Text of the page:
How weird would it have been to stay under the new regime? “I think it would be. I don’t think that would be an experience that I could really handle too well.”
The Red Sox never made an offer. “They wanted to see if I could go out and test the market and maybe come back. I don’t know if they would [have countered], but I don’t go back. I go forward. go full steam ahead, man. I don’t look back. I’ve got a car that don’t have rearview mirrors in it, man. I just go.”
Charlie Manuel reminds Papelbon of Francona. “Charlie’s a really good manager. Charlie’s very similar to Tito. Charlie gets on you when he needs to get on you and lets you be who you need to be.”
Papelbon is thrilled for his close friend and former teammate David Ortiz. “I was saying that earlier. I’m excited for him, I’m happy for him. I mean, I think sometimes he gets his feelings get in the way but that’s Papi, man. Papi, he gets a little emotionally fired up sometimes. You guys know. I mean, I’m happy for him. I couldn’t be happier for him.”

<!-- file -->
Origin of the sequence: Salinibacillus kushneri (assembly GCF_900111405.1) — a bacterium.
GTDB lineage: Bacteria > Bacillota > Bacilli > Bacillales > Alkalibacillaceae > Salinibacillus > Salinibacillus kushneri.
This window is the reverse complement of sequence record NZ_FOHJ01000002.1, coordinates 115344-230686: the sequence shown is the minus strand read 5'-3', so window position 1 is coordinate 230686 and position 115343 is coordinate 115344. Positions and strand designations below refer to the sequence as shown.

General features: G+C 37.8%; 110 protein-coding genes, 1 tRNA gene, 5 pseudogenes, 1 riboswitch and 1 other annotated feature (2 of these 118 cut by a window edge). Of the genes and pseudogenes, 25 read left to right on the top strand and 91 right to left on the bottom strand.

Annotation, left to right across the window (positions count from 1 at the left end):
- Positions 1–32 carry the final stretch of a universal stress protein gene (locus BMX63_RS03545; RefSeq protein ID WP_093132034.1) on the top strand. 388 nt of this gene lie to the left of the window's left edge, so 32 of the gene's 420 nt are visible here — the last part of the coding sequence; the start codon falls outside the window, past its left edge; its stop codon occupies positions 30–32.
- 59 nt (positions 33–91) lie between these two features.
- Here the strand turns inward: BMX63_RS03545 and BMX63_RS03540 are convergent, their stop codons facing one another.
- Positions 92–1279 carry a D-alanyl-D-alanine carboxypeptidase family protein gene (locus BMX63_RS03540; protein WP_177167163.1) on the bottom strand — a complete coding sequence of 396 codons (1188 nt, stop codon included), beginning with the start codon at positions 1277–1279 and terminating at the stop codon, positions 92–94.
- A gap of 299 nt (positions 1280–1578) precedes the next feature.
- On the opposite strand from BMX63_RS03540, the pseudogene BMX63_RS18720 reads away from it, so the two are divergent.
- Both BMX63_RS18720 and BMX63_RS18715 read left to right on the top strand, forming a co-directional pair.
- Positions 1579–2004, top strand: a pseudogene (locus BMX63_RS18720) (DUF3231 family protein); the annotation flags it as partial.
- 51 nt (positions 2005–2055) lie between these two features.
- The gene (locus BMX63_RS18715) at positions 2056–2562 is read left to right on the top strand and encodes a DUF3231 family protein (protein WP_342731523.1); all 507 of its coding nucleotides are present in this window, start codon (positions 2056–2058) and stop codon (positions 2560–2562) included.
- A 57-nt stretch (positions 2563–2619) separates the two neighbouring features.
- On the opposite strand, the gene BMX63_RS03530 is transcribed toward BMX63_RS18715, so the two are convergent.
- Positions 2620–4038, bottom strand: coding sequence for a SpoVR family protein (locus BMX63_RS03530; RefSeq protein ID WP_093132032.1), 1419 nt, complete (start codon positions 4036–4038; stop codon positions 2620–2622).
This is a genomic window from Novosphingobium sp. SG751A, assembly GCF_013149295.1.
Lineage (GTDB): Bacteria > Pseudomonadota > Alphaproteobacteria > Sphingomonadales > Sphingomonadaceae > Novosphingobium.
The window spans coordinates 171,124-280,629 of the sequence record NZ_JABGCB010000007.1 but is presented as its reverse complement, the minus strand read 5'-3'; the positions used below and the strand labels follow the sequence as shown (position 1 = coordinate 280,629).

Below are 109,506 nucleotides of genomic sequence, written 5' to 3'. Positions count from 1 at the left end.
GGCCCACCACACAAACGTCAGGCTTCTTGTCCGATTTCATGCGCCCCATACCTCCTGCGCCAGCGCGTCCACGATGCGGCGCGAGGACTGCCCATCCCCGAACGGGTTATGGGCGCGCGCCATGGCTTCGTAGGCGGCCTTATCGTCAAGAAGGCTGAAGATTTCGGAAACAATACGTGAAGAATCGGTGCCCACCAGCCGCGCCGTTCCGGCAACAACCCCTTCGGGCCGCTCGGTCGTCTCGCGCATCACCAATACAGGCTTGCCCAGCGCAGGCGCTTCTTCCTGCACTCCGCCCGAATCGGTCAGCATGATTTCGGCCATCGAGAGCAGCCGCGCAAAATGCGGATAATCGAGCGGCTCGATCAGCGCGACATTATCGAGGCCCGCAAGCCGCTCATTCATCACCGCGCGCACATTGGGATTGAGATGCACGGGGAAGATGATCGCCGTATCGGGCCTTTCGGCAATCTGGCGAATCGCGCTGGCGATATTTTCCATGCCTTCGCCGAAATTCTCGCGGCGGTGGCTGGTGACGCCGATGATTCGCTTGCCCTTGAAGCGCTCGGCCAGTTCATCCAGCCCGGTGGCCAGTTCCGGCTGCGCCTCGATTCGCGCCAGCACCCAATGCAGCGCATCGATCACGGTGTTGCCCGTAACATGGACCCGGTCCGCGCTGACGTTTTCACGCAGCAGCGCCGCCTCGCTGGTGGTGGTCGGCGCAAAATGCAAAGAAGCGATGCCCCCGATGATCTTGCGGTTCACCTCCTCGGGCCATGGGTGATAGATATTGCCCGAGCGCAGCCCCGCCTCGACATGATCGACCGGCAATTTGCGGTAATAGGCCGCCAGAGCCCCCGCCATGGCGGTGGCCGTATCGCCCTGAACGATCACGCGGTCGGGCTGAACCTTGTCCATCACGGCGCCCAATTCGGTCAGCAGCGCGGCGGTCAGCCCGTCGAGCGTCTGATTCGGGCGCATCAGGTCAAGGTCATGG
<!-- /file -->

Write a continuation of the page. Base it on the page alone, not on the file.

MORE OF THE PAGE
Lack of security for Ortiz, similar to Papelbon’s final years in Boston? “I think it fuels him. He just talks about it a little bit more. David, he’s an emotional guy. He puts his heart and soul into this. I find nothing wrong with what David says. I don’t find … you’ve got a small window, bro. a small window to try to succeed. And what David said and what he’s trying to do, I don’t find nothing wrong with that. no, it don’t surprise me, man.”
“Like I said, you have a small window to do your thing in this game. I’m so happy for him, man.”
Should the Red Sox weigh in intangibles more for a player like Ortiz? “Yeah, I think they should weigh it in. you’re talking about, in my opinion, the Red Sox are not the Red Sox without him, period. I don’t care what he asks for. I’m trying to make that big man happy.”